Research News Archive
Tyler McCreary (Geography) is one of the authors of an article in the book “Black Food Matters: Racial Justice in the Wake of Food Justice.” “Race, Land, and the Law: Black Farmers and the Limits of a Politics of Recognition,” co-authored by former FSU Geography Professors Willie Wright and Adam Bledsoe, examines the Claims Resolution Act of 2010.
Minjee Kim (Urban and Regional Planning) and her co-authors published an article in the Journal of Planning Education and Research, “Real Estate Development and Economic Development Planning Education: Pragmatic Turn or Trojan Horse?” The article highlights the importance of understanding the processes and economics of real estate development to become more effective at pursuing equitable planning outcomes.
Amanda Driscoll (Political Science) and political science doctoral student Taylor Kinsey Chewning, along with two other colleagues, wrote an article, “Coronavirus fatigue is the biggest threat to Germany’s success story in this pandemic,” for the European Consortium for Political Research blog, The Loop. The article is based on Driscoll’s NSF-funded project on public support for the rule of law in times of crisis.
Ph.D. students Elizabeth Ruff and Rebecca Gentry and Assistant Professor Sarah Lester (Geography) published the paper “Understanding the role of socioeconomic and governance conditions in country-level marine aquaculture production” in the online journal IOPScience.
Sandy Wong (Geography) was the lead author on an article, “Associations between daily ambient temperature and sedentary time among children 4–6 years old in Mexico City,” in PLOS One.
Arnel Garcesa, research assistant, and Crystal Taylor, Director of Public Policy and Data Analytics (DeVoe L. Moore Center), published an article on “Simulating utility-scale solar energy profitability in Florida” in the special issue of the Journal of Multidisciplinary Research (JMR) in collaboration with the Florida Undergraduate Research Association (FURA). Taylor was also the lead author on “Storytelling and Arts to Facilitate Community Capacity Building for Urban Planning and Social Work” in MDPI.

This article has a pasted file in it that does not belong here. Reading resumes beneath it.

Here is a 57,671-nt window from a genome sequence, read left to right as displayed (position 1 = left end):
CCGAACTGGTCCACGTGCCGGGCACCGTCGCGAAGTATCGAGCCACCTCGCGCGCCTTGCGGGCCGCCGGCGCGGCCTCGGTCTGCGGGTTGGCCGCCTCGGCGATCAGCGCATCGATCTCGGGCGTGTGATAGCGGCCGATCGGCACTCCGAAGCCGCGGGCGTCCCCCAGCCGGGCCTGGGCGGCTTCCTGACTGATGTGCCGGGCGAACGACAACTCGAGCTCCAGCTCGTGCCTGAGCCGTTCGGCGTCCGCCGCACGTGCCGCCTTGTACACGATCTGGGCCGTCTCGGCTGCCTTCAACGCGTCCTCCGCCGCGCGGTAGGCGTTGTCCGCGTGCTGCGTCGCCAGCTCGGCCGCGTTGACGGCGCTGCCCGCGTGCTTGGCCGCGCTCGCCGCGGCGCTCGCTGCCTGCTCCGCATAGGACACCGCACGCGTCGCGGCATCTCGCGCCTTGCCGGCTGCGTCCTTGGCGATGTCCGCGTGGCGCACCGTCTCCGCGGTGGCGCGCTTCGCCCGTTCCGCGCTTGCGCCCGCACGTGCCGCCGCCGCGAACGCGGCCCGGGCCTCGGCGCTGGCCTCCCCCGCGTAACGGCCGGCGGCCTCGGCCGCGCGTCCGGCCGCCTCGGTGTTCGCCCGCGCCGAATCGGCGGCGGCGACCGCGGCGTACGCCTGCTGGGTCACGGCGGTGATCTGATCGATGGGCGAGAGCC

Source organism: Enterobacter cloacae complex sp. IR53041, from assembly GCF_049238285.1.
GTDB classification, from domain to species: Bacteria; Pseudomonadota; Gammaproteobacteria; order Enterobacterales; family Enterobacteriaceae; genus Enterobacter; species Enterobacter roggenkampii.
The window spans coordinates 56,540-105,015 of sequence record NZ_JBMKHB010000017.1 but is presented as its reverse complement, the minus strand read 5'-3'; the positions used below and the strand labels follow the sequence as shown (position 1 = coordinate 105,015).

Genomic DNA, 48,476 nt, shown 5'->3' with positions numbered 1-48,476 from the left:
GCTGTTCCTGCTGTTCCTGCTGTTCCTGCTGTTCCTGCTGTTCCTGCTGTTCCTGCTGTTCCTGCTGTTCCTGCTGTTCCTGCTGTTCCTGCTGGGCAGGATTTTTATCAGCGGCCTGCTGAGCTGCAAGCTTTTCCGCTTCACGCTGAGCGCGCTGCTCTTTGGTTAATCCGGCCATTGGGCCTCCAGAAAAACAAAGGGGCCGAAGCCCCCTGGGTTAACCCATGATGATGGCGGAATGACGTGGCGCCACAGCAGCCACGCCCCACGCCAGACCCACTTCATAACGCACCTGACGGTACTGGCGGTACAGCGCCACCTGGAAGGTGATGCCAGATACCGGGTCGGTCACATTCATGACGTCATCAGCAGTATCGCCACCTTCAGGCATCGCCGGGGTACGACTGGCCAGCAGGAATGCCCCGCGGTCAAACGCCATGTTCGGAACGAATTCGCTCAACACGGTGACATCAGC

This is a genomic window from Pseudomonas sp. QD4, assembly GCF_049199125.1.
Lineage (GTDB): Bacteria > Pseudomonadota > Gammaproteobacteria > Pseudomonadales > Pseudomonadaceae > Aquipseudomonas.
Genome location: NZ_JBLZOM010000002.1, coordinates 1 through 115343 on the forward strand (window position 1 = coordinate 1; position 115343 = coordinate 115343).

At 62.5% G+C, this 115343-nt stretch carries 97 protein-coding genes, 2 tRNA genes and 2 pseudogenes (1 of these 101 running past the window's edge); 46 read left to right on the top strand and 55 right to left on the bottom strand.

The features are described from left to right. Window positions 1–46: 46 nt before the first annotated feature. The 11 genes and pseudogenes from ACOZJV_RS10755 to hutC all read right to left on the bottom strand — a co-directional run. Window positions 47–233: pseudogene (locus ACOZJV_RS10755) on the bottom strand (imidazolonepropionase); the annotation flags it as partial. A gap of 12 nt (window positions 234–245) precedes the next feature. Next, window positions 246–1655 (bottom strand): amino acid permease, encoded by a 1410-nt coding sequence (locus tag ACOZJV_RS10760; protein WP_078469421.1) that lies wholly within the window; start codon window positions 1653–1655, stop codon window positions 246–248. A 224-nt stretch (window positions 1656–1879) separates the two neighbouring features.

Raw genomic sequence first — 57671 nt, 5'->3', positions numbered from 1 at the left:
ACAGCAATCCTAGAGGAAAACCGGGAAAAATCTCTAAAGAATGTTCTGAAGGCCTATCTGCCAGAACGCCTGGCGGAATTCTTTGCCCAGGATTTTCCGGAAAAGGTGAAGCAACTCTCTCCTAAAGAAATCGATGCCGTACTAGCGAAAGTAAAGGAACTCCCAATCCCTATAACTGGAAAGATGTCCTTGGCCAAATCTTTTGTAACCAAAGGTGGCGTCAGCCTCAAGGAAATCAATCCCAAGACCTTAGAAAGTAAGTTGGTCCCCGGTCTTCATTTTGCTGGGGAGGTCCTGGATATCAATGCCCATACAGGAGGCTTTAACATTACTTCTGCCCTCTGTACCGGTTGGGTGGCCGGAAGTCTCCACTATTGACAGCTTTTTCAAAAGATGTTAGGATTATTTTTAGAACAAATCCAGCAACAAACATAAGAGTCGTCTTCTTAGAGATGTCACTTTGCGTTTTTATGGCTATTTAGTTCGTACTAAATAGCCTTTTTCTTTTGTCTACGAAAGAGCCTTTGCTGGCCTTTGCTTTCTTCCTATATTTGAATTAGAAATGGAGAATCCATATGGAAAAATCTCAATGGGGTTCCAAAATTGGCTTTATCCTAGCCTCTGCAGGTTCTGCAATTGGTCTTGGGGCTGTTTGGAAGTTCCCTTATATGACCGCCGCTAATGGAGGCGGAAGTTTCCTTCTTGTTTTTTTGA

Anne Barrett (Pepper Institute), Irene Padavic (Sociology) and sociology grad student Cherish Michael published a study, “Calculated Ageism: Generational Sacrifice as a Response to the COVID-19 Pandemic,” in the Journals of Gerontology, Series B. The researchers analyzed tweets responding to a Texas politician’s statement suggesting the sacrifice of older generations if it will mitigate the economic damage of the pandemic and found overwhelming rejection of this sentiment.
James Gwartney (Economics, Stavros Center), along with two economics doctoral graduates, Joseph Connors and Hugo Montesinos, published a paper in the Southern Economic Journal. Their article, “The Rise and Fall of Worldwide Income Inequality, 1820-2035,” said the worldwide distribution of income has become more equal since 2000, reversing a trend of nearly two centuries of increasing worldwide income inequality.
Hans Hassell (Political Science) published research in The International Journal of Press/Politics. “What Makes News Newsworthy: An Experimental Test of Where a News Story Is Published (or Not) and Its Perceived Newsworthiness” surveyed 1,500+ U.S. political journalists to test the impact of a news story’s previous publication history on their views of its newsworthiness. The study found that the origin of a story in a local outlet causes journalists to perceive that story to be less newsworthy.
Elwood Carlson (Demography) co-edited the book “Comparative Demography of the Syrian Diaspora: European and Middle Eastern Destinations” and co-authored two chapters in it: “Demographic Comparisons of Syrian Populations” and “Conceptualizing the Syrian Refugee Crisis and Migration during Armed Conflict.”
April Jackson. and Tisha Holmes (Urban & Regional Planning) and Tyler McCreary (Geography) published a paper exploring university-community partnerships in Tallahassee. “Gown goes to Town: Negotiating mutually beneficial relationships between college students, city planners, and a historically marginalized African American neighborhood” was published in the journal Societies.
April Jackson, Ph.D. (Urban and Regional Planning) and colleagues published a collaborative article in the Journal of the American Planning Association entitled, “Feeling Like an “Odd Duck” The Experiences of African American/Black and Hispanic/Latin/o/a/x Planning Practitioners.” African American/Black and Hispanic/Latin/o/a/x practitioners are underrepresented in the planning profession. This study examines these practitioners’ experiences with the climate for diversity in their workplaces.
Karin Brewster, Ph.D. (Sociology, Center for Demography and Population Health) and former CDPH post-doc researcher Elif Bulut published “Psychological distress in middle eastern immigrants to the United States: A challenge to the healthy migrant model?” in the journal Social Science & Medicine. Their study questions whether Middle Eastern immigrants to the U.S. enjoy a similar mental health advantage as Asian and Latino immigrants, relative to the native-born population.